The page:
Beth Israel Deaconess Medical Center (BIDMC) is a world-class teaching hospital of Harvard Medical School located in the heart of Boston. BIDMC is part of Beth Israel Lahey Health, a new, integrated system providing patients with better care wherever they are. BIDMC consistently ranks as a national leader among independent hospitals in National Institutes of Health funding.
BIDMC is in the community with Beth Israel Deaconess Hospital-Milton, Beth Israel Deaconess Hospital-Needham, Beth Israel Deaconess Hospital-Plymouth, Anna Jaques Hospital, Cambridge Health Alliance, Lawrence General Hospital, Signature Healthcare, Beth Israel Deaconess HealthCare, Community Care Alliance and Atrius Health. BIDMC is also clinically affiliated with the Joslin Diabetes Center and Hebrew Rehabilitation Center and is a research partner of Dana-Farber/Harvard Cancer Center and the Jackson Laboratory. BIDMC is the official hospital of the Boston Red Sox. For more information, visit www.bidmc.org.
Jeffrey I. Zwicker, M.D.
Elliot Chaikof, M.D., Ph.D.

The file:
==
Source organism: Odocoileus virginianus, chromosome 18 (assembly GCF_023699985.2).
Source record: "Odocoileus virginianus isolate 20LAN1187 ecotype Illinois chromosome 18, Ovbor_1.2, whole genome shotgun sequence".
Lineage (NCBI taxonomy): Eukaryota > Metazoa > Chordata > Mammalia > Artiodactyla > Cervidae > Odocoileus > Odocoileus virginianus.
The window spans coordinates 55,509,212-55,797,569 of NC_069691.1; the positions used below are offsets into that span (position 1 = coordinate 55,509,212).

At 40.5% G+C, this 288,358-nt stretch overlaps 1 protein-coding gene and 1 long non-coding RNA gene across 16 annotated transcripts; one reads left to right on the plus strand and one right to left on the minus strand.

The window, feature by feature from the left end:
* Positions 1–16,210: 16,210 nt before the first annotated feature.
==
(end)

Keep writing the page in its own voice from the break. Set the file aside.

Robert Flaumenhaft, M.D., Ph.D.
Specific Aims of the Beth Israel Deaconess Program
Aim 1, Evaluation of plasma proteins from patients with cancer can accurately predict cancer-associated thrombosis. To evaluate this hypothesis, we will perform a high throughput proteomic analysis of large cohorts of cancer patients comparing plasma proteins in patients who subsequently develop clots compared to those who remain clot free. This project utilizes novel proximity extension assay technologies (Principle Investigator: Jeffrey Zwicker)
Aim 2, The sporadic nature of cancer thrombosis could be explained by the heterogeneity of tumors even within a single type of cancer. We predict that pancreatic ductal adenocarcinoma derived from different patients will show variation in their ability to elaborate prothrombotic factors in keeping with their molecular subclassification. To evaluate this prediction, we will use patient-derived organoids, which retain the genetic and phenotypic signatures of the primary tumor in order to perform
Aim 3, We will evaluate this premise at the molecular level by testing the hypothesis that activation of the unfolded protein response (UPR) contributes to thrombus formation in pancreatic adenocarcinoma. Specifically, we will determine whether UPR signaling in PDAC leads to the elaboration of prothrombotic factors such as pancreatic-specific protein disulfide isomerase, tissue factor, and prothrombotic microparticles. (Principle Investigator: Robert Flaumenhaft)